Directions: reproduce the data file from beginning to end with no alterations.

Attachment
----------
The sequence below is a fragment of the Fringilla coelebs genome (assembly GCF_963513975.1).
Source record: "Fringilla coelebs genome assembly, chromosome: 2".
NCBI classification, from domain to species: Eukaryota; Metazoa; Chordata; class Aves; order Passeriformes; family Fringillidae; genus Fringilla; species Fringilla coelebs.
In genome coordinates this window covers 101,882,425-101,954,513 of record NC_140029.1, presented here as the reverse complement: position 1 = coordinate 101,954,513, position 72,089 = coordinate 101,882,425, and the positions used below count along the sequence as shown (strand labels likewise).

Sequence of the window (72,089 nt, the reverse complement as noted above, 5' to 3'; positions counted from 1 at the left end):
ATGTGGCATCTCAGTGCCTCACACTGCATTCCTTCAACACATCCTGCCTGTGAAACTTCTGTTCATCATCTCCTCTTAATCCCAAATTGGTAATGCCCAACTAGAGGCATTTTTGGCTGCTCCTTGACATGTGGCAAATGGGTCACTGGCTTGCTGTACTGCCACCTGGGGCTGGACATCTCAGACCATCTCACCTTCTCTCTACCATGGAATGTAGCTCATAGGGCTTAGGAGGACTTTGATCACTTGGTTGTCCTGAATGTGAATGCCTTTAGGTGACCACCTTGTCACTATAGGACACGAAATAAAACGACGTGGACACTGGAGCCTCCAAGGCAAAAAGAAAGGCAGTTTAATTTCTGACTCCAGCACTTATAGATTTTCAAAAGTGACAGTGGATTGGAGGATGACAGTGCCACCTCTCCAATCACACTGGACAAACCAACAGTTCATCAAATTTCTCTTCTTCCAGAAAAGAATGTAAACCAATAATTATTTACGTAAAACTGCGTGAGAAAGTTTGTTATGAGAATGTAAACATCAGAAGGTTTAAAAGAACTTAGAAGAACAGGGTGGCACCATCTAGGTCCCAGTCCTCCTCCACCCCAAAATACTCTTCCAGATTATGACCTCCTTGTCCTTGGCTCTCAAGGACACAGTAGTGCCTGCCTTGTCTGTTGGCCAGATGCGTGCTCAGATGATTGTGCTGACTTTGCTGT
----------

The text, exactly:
The sequence below is a fragment of the Fringilla coelebs genome (assembly GCF_963513975.1).
Source record: "Fringilla coelebs genome assembly, chromosome: 2".
NCBI classification, from domain to species: Eukaryota; Metazoa; Chordata; class Aves; order Passeriformes; family Fringillidae; genus Fringilla; species Fringilla coelebs.
In genome coordinates this window covers 101,882,425-101,954,513 of record NC_140029.1, presented here as the reverse complement: position 1 = coordinate 101,954,513, position 72,089 = coordinate 101,882,425, and the positions used below count along the sequence as shown (strand labels likewise).

Sequence of the window (72,089 nt, the reverse complement as noted above, 5' to 3'; positions counted from 1 at the left end):
ATGTGGCATCTCAGTGCCTCACACTGCATTCCTTCAACACATCCTGCCTGTGAAACTTCTGTTCATCATCTCCTCTTAATCCCAAATTGGTAATGCCCAACTAGAGGCATTTTTGGCTGCTCCTTGACATGTGGCAAATGGGTCACTGGCTTGCTGTACTGCCACCTGGGGCTGGACATCTCAGACCATCTCACCTTCTCTCTACCATGGAATGTAGCTCATAGGGCTTAGGAGGACTTTGATCACTTGGTTGTCCTGAATGTGAATGCCTTTAGGTGACCACCTTGTCACTATAGGACACGAAATAAAACGACGTGGACACTGGAGCCTCCAAGGCAAAAAGAAAGGCAGTTTAATTTCTGACTCCAGCACTTATAGATTTTCAAAAGTGACAGTGGATTGGAGGATGACAGTGCCACCTCTCCAATCACACTGGACAAACCAACAGTTCATCAAATTTCTCTTCTTCCAGAAAAGAATGTAAACCAATAATTATTTACGTAAAACTGCGTGAGAAAGTTTGTTATGAGAATGTAAACATCAGAAGGTTTAAAAGAACTTAGAAGAACAGGGTGGCACCATCTAGGTCCCAGTCCTCCTCCACCCCAAAATACTCTTCCAGATTATGACCTCCTTGTCCTTGGCTCTCAAGGACACAGTAGTGCCTGCCTTGTCTGTTGGCCAGATGCGTGCTCAGATGATTGTGCTGACTTTGCTGT